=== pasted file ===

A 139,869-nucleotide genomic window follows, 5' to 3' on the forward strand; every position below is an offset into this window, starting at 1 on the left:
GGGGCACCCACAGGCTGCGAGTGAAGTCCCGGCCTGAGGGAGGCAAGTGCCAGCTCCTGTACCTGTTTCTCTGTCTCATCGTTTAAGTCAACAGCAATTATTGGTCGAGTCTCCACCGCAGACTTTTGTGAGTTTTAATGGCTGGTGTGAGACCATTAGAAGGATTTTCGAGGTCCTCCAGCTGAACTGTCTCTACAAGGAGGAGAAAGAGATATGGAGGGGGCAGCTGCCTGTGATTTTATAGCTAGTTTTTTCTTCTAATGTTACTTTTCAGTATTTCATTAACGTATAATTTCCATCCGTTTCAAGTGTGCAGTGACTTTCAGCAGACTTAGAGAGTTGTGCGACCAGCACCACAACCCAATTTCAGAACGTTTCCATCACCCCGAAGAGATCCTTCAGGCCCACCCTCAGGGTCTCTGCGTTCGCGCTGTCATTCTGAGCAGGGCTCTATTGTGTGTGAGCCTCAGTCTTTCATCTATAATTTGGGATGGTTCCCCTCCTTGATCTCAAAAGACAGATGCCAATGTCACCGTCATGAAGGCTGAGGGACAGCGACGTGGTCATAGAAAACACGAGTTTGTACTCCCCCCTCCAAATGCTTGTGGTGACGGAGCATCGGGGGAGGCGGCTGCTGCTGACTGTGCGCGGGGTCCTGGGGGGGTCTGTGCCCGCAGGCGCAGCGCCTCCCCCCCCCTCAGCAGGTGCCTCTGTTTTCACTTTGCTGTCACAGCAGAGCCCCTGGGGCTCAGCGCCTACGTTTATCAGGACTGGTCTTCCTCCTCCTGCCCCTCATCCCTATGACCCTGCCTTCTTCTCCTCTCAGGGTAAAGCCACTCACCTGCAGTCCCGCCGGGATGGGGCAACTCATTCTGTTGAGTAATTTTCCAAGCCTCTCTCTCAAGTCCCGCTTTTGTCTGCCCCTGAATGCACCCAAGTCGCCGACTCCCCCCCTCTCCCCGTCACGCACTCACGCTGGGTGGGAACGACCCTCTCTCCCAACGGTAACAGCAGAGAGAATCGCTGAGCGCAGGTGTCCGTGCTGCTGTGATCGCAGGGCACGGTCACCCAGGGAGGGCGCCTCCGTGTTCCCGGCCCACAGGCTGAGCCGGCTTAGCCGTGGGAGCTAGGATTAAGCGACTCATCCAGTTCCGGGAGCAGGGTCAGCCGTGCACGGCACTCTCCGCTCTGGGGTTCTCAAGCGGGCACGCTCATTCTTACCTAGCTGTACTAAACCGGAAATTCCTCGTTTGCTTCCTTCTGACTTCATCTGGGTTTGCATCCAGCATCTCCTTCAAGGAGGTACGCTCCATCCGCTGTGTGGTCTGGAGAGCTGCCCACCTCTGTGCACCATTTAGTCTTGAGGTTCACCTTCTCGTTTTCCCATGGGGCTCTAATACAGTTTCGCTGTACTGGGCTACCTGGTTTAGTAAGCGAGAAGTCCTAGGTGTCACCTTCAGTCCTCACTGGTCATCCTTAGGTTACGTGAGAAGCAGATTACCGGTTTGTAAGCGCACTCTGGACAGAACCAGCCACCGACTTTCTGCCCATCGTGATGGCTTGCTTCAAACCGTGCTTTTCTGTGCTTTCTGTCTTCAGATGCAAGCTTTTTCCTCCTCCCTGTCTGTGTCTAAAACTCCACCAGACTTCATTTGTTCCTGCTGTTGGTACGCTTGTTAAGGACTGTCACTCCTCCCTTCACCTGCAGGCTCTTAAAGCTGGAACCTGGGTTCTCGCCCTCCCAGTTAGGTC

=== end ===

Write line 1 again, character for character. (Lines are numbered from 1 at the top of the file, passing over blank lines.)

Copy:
A 139,869-nucleotide genomic window follows, 5' to 3' on the forward strand; every position below is an offset into this window, starting at 1 on the left: